What I wanted to do was adjust the ratios of the kites measurements to seek optimal performances at various wind speed ranges.    It occurred to me there would be some obstacles.   Say for example: If I wanted the ratios reduced by 10%.   No problem.   All that need be done is multiply all the measurements by 0.9.   That would work well if materials were available in many sizes.   The more obvious hurtle was that carbon fiber rod was only available in certain diameters.   0.030, 0.050, 0.060 and so on.   To accurately reduce a 0.070 carbon fiber rod by 10% would mean trimming 0.0035 inches off around the circumference to produce a rod that measured 0.063; a difficult task.   The nearest available rod size measured 0.060.

   The solution was to use the diameter of available carbon fiber rod sizes as a starting point to adjust ratios and proportions.    Since I had no way of measuring the thickness, weight or pliability of Mylar or some properties of the spine - that would entail a little guess work.

   The first go at a reduced size of kite began with a 0.060 rod, bamboo spine and a lighter weight Mylar.   Interestingly enough the kite came out a bit stiff.   In my minds eye I visualized the resulting kite being a more nimble handler in the same 5 kts. to 8 kts. wind speed range.   To my surprise, the kites wind speed range was 9 kts. to 12 kts.   I went back to the calculator using about a 5/8ths inch increase in width as a basis for an increase in overall area and a longer flimsier bow.

   The alteration was just the ticket.   The kite flew well in the 5 kts. to 8 kts. wind range.   Playing with slight variances in size, I discovered what little alterations were necessary to effect the wind speed range and handling of the kite.    Further experiments with kite sizes based on bow diameters also gave interesting results.   Using a 0.090 rod for the bow and the heavy weight Mylar sail, made for a kite with very syrupy, slow forward speeds.   The kite would be a good one for beginners because control input reaction time was increased.   Smaller versions revealed increasingly quicker turning kites.   It was necessary to slow the kite with bridle/spine adjustments just to be able to keep pace with the speed.   On the smallest version, I used a 0.030 rod and a very light Mylar.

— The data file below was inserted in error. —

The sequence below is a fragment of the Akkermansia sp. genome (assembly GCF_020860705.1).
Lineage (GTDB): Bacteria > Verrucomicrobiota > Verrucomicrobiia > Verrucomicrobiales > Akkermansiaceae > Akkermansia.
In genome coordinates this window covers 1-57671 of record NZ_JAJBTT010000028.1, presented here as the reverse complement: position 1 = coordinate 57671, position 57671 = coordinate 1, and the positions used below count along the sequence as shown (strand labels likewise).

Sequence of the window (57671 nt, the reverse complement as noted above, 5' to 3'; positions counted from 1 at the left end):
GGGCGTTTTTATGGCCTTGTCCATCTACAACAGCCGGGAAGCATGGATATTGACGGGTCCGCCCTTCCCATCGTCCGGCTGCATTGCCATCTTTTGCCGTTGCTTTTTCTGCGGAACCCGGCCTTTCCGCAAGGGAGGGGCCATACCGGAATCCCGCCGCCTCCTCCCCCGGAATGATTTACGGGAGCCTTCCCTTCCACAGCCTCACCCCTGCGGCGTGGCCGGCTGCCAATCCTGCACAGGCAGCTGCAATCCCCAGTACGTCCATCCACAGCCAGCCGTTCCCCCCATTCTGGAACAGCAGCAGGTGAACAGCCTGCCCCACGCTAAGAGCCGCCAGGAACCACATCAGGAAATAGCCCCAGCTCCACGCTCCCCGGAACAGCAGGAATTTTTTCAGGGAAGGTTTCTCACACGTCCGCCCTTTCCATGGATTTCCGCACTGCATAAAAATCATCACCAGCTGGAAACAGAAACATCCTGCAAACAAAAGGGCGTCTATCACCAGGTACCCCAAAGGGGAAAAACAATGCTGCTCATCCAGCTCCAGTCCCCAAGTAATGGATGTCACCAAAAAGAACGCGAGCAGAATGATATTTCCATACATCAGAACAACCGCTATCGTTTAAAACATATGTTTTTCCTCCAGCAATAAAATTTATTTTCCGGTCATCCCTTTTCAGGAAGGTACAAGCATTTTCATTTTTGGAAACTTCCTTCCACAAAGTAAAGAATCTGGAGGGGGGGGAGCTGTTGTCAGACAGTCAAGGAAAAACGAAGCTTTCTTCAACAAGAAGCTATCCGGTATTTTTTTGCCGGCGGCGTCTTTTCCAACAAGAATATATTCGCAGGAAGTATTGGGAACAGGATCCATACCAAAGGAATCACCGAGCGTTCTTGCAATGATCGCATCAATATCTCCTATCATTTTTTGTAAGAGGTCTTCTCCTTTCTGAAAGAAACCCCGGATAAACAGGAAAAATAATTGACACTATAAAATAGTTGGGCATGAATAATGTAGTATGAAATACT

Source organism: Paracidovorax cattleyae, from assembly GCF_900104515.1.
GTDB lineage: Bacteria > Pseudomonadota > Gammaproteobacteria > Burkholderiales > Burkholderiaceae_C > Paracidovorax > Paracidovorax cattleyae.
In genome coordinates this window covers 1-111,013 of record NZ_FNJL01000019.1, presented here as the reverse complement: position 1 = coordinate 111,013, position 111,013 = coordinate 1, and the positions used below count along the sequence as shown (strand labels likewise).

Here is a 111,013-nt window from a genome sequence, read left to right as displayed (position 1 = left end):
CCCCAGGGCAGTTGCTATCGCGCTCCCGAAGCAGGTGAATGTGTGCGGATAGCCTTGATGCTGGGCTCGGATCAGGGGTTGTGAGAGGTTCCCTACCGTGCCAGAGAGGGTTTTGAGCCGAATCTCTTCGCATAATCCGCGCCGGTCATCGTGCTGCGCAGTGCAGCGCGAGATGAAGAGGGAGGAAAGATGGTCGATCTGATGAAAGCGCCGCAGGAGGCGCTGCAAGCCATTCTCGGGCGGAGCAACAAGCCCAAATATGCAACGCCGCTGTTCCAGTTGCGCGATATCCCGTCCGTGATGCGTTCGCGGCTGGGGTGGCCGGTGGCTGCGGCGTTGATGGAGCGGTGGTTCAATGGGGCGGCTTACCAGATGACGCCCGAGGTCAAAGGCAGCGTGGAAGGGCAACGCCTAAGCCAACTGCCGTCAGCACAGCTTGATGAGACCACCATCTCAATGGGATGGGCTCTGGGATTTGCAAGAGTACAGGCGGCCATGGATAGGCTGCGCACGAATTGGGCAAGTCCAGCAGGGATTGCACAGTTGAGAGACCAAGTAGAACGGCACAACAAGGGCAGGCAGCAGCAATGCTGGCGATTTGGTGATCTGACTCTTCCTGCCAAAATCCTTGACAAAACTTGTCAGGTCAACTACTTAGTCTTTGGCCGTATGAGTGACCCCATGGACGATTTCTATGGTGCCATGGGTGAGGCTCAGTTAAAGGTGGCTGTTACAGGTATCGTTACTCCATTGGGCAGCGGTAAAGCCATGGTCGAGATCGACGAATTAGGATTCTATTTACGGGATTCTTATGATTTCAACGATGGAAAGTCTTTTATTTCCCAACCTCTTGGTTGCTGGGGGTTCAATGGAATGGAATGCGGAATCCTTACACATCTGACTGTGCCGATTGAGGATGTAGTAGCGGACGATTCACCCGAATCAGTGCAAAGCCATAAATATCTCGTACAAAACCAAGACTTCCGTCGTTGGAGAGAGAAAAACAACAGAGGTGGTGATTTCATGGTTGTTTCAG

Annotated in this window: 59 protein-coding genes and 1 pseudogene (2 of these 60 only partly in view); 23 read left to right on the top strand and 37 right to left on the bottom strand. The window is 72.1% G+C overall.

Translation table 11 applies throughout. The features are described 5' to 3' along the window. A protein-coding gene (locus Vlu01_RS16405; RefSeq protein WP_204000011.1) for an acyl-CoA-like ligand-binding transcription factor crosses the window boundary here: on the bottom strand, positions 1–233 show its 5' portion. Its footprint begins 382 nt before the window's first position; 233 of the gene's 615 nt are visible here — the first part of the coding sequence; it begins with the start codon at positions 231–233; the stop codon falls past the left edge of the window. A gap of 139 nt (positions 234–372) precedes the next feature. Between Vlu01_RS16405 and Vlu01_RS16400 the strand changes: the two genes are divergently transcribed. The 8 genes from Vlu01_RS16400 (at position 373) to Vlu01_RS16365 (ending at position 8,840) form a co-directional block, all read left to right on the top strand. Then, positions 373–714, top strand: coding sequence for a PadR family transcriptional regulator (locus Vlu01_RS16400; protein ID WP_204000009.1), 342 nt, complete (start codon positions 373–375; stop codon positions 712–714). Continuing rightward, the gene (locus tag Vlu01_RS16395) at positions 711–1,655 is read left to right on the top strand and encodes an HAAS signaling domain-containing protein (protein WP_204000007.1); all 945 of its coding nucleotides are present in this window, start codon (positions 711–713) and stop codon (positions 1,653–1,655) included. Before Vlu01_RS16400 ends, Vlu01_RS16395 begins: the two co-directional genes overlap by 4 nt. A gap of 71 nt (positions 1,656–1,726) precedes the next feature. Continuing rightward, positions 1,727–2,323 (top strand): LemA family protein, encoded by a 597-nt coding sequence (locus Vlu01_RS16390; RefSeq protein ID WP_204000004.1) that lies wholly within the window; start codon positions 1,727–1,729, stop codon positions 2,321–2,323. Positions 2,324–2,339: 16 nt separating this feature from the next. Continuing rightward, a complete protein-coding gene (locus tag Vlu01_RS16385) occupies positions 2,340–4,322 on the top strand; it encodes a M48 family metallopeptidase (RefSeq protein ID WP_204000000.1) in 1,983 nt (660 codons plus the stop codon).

By this time the outcome of experimentation was becoming a tad more predictable.   The two smaller and the largest versions were discontinued to concentrate on kite sizes evolving from the 0.050 and 060. bow diameters.

   As much as I played with aspect ratio, the kites always wanted to return to the classic Indian proportions.   To this day my cross-spared kites maintain Indian style proportions with regard to lengths and widths.   Then I toyed with the previously mentioned size variances in addition to different sail materials, shapes, balance, bridling anything I could think of to effectively improve flight characteristics.

   One of the challenges with learning fighter kite was transcending dogma.   Some people whos work I admire, respect and stole from, of course, had theories and ideas they readily shared.    The key to taking the best and leaving the rest, is keeping an open mind while in the learning stages; continually re-evaluating, and testing for yourself.   So when your kite buddies say: Big kite for small wind, small kite for big wind, the bridle goes here, soft sail material is better, the spine dont have to be that straight - whatever; try it out so 'youll' know.   One thing for sure, the kite will not lie to you.

the fat kid